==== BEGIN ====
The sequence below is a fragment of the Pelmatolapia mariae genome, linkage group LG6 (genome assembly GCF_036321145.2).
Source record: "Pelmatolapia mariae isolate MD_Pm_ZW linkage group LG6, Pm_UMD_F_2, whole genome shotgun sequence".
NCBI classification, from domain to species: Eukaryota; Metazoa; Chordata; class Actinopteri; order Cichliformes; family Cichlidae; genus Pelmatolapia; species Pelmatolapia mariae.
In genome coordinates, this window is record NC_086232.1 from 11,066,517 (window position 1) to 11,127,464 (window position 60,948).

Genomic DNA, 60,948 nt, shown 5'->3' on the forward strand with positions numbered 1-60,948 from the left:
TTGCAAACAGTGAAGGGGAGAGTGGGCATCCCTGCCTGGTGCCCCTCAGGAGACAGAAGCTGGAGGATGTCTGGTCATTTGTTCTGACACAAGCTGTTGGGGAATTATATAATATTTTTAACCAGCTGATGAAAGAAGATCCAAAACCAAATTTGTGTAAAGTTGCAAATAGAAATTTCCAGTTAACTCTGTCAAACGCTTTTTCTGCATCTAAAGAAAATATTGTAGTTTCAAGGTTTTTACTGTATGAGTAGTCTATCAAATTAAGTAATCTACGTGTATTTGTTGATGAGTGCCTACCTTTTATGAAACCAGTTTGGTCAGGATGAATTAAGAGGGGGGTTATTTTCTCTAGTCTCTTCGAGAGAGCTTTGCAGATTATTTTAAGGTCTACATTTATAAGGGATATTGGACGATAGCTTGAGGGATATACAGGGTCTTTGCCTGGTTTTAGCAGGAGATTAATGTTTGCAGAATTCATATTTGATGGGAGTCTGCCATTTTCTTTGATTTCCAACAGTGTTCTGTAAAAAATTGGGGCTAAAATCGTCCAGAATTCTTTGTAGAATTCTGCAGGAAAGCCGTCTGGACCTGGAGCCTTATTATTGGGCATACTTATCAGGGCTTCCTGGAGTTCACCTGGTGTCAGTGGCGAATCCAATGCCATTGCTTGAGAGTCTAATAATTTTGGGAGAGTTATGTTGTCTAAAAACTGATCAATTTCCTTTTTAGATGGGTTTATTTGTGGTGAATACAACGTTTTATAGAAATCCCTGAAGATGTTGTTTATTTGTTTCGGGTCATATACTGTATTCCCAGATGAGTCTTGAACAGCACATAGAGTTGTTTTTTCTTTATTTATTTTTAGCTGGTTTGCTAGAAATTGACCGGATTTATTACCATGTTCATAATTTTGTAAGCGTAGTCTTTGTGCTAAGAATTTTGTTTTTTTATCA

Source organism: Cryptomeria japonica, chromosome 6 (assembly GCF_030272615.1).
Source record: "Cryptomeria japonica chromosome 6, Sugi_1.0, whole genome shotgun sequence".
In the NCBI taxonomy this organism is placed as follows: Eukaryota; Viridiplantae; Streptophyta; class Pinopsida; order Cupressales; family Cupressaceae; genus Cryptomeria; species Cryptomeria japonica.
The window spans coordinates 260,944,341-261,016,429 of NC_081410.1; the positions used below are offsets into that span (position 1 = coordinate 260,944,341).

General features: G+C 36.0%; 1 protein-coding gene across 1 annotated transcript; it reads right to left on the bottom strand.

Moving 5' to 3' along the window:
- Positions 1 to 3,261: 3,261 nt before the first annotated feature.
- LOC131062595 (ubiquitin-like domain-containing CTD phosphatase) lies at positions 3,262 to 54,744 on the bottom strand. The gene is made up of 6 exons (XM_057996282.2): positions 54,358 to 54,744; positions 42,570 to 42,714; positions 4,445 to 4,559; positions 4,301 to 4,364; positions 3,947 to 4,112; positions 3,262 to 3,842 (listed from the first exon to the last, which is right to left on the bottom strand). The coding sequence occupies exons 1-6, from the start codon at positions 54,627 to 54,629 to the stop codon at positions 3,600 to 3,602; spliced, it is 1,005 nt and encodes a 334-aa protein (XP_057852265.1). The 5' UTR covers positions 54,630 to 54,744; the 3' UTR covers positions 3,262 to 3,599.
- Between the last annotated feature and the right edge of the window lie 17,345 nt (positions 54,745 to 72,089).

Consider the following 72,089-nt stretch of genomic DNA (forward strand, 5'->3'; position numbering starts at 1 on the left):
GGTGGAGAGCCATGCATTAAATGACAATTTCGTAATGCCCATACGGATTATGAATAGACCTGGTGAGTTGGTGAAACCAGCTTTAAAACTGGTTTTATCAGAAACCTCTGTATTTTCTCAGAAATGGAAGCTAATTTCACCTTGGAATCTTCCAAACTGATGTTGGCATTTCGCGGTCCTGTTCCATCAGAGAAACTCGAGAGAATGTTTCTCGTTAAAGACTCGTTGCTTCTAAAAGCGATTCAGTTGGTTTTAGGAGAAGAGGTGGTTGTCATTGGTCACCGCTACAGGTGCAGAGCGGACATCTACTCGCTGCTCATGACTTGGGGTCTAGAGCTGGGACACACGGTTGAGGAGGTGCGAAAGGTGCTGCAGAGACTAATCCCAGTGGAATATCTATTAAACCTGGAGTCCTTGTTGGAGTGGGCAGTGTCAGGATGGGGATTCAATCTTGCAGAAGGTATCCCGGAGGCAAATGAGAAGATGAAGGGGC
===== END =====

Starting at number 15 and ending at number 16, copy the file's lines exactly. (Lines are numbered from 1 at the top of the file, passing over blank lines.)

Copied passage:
- Between the last annotated feature and the right edge of the window lie 17,345 nt (positions 54,745 to 72,089).

Consider the following 72,089-nt stretch of genomic DNA (forward strand, 5'->3'; position numbering starts at 1 on the left):